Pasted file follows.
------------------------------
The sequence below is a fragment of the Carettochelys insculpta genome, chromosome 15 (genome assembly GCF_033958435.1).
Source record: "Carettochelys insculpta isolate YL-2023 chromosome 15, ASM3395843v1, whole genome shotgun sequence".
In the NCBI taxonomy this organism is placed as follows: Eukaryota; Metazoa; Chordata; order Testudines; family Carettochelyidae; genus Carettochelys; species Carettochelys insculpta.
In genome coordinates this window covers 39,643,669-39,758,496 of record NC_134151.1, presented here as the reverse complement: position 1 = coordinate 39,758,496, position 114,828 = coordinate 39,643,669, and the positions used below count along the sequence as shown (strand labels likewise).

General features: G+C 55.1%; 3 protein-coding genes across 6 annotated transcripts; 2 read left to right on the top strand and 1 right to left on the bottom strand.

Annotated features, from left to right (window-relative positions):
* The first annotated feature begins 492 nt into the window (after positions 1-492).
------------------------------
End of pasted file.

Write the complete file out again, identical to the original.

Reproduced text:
The sequence below is a fragment of the Carettochelys insculpta genome, chromosome 15 (genome assembly GCF_033958435.1).
Source record: "Carettochelys insculpta isolate YL-2023 chromosome 15, ASM3395843v1, whole genome shotgun sequence".
In the NCBI taxonomy this organism is placed as follows: Eukaryota; Metazoa; Chordata; order Testudines; family Carettochelyidae; genus Carettochelys; species Carettochelys insculpta.
In genome coordinates this window covers 39,643,669-39,758,496 of record NC_134151.1, presented here as the reverse complement: position 1 = coordinate 39,758,496, position 114,828 = coordinate 39,643,669, and the positions used below count along the sequence as shown (strand labels likewise).

General features: G+C 55.1%; 3 protein-coding genes across 6 annotated transcripts; 2 read left to right on the top strand and 1 right to left on the bottom strand.

Annotated features, from left to right (window-relative positions):
* The first annotated feature begins 492 nt into the window (after positions 1-492).